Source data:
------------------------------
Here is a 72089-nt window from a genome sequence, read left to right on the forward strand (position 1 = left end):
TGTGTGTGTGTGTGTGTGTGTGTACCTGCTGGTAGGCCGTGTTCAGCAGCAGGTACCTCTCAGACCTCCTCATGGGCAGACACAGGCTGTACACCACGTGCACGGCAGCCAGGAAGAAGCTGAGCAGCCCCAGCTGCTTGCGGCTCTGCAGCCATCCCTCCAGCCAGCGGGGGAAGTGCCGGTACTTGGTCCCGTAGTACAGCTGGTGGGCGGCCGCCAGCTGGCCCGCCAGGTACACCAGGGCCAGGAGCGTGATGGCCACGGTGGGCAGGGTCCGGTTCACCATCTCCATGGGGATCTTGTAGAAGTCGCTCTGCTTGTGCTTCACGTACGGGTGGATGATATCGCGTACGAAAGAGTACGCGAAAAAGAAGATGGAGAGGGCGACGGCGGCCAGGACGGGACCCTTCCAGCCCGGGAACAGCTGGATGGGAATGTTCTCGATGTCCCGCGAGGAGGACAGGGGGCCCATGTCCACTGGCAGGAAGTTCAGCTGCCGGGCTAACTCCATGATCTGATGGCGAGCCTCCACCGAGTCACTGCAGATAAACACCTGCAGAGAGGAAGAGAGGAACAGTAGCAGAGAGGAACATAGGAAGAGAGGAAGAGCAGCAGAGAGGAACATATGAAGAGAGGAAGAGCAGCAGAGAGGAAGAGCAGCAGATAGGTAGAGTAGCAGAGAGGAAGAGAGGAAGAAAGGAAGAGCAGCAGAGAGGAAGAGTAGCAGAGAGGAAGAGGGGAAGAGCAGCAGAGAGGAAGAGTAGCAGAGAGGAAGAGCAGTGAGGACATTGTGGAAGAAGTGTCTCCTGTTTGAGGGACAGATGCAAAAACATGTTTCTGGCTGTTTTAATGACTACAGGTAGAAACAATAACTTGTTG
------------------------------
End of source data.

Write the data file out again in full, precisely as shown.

Here is a 72089-nt window from a genome sequence, read left to right on the forward strand (position 1 = left end):
TGTGTGTGTGTGTGTGTGTGTGTACCTGCTGGTAGGCCGTGTTCAGCAGCAGGTACCTCTCAGACCTCCTCATGGGCAGACACAGGCTGTACACCACGTGCACGGCAGCCAGGAAGAAGCTGAGCAGCCCCAGCTGCTTGCGGCTCTGCAGCCATCCCTCCAGCCAGCGGGGGAAGTGCCGGTACTTGGTCCCGTAGTACAGCTGGTGGGCGGCCGCCAGCTGGCCCGCCAGGTACACCAGGGCCAGGAGCGTGATGGCCACGGTGGGCAGGGTCCGGTTCACCATCTCCATGGGGATCTTGTAGAAGTCGCTCTGCTTGTGCTTCACGTACGGGTGGATGATATCGCGTACGAAAGAGTACGCGAAAAAGAAGATGGAGAGGGCGACGGCGGCCAGGACGGGACCCTTCCAGCCCGGGAACAGCTGGATGGGAATGTTCTCGATGTCCCGCGAGGAGGACAGGGGGCCCATGTCCACTGGCAGGAAGTTCAGCTGCCGGGCTAACTCCATGATCTGATGGCGAGCCTCCACCGAGTCACTGCAGATAAACACCTGCAGAGAGGAAGAGAGGAACAGTAGCAGAGAGGAACATAGGAAGAGAGGAAGAGCAGCAGAGAGGAACATATGAAGAGAGGAAGAGCAGCAGAGAGGAAGAGCAGCAGATAGGTAGAGTAGCAGAGAGGAAGAGAGGAAGAAAGGAAGAGCAGCAGAGAGGAAGAGTAGCAGAGAGGAAGAGGGGAAGAGCAGCAGAGAGGAAGAGTAGCAGAGAGGAAGAGCAGTGAGGACATTGTGGAAGAAGTGTCTCCTGTTTGAGGGACAGATGCAAAAACATGTTTCTGGCTGTTTTAATGACTACAGGTAGAAACAATAACTTGTTG